Illustration of a GPS satellite

The next-generation ERP will go into full-scale operation!

Another big hurdle is security. As mentioned earlier, the next-generation ERP system must reliably protect National Security by providing a wide and abundant range of information to support Vital Traffic Infrastructure in the event of a cyberattack by malicious persons or hacker groups.

Existing technologies also make it possible to fraudulently alter data such as travel distances. We are responding by performing demonstration experiments for various systems and components in order to research and develop advanced security measures, fraud prevention roadside systems, and so on.

Our work toward full-scale introduction relies on abundant know-how and leading-edge communication and security technologies we have accumulated over the last two decades.

Configuration diagram of the next-generation ERP system

Configuration diagram of the next-generation ERP system

Realizing “a truly fair” fee collection system in Singapore and the rest of the world

The next-generation ERP will collect fair fees from all drivers. Fees collected based on distance and used for the maintenance and management of road infrastructure will satisfy the “benefit principle.”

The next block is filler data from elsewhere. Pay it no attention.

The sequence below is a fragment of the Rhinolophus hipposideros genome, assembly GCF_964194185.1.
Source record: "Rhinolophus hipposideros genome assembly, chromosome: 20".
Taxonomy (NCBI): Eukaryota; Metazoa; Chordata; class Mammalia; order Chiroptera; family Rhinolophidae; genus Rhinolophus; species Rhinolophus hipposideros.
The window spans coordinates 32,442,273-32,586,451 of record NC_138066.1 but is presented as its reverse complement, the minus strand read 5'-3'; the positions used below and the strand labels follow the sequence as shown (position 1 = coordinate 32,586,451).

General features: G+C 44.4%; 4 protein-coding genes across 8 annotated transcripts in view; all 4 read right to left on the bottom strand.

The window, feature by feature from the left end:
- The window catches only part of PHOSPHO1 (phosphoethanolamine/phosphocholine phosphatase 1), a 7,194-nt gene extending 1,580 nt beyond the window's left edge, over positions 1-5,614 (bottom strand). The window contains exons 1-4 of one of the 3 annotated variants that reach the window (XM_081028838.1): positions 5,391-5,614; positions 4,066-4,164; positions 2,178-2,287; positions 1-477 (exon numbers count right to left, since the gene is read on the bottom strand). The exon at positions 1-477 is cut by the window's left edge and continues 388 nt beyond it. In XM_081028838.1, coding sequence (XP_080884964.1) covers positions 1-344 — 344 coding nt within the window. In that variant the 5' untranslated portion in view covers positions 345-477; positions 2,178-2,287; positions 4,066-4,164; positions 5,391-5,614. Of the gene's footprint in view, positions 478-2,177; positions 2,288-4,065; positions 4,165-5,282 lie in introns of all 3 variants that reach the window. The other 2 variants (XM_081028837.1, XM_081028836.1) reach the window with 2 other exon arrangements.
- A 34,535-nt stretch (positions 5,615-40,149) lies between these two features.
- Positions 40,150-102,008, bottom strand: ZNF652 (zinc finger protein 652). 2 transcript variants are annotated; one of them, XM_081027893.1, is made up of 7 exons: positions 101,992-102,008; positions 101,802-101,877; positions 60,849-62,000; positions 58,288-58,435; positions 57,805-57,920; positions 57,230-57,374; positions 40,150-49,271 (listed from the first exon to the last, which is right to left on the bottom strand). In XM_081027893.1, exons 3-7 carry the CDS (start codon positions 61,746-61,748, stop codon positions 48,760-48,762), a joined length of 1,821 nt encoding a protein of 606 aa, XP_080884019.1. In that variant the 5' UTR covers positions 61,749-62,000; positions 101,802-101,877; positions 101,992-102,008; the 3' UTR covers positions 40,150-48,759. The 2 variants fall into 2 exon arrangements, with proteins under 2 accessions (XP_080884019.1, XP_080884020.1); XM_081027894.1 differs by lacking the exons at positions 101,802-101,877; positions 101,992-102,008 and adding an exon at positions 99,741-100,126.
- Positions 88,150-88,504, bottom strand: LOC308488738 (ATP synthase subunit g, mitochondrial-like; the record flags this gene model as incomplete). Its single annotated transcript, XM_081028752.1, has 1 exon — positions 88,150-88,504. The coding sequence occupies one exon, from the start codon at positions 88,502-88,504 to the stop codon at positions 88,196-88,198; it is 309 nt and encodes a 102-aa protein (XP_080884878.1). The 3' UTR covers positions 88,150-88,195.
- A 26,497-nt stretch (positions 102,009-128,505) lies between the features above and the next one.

“Area pricing = island-wide charging” will become a reality in Singapore in the not-so-distant future.

Photograph of Singapore

Congestion charges are now imposed on urban drivers even in Japan!
How does a “vehicle-axle-load-measurement device” solve the problem of an overloaded truck?

Photograph of a vehicle-axle-load-measurement device

Japanese cities that draw high numbers of domestic and overseas tourists, such as Kamakura and Kyoto, have adopted various measures over the years to ease the traffic congestion from visitors driving in by car. They are now considering road pricing systems.

The overloading of large trucks, meanwhile, causes not only traffic accidents, but also road damage due to excessive vehicle weights. Communities suffer as a result and bear higher costs for road maintenance and management. We are now developing an axle-load-measurement device that will instantly measure the weight of a traveling vehicle by sensor in order to identify overloaded vehicles. The deployment of the device will improve public safety and security.


Strategic Innovation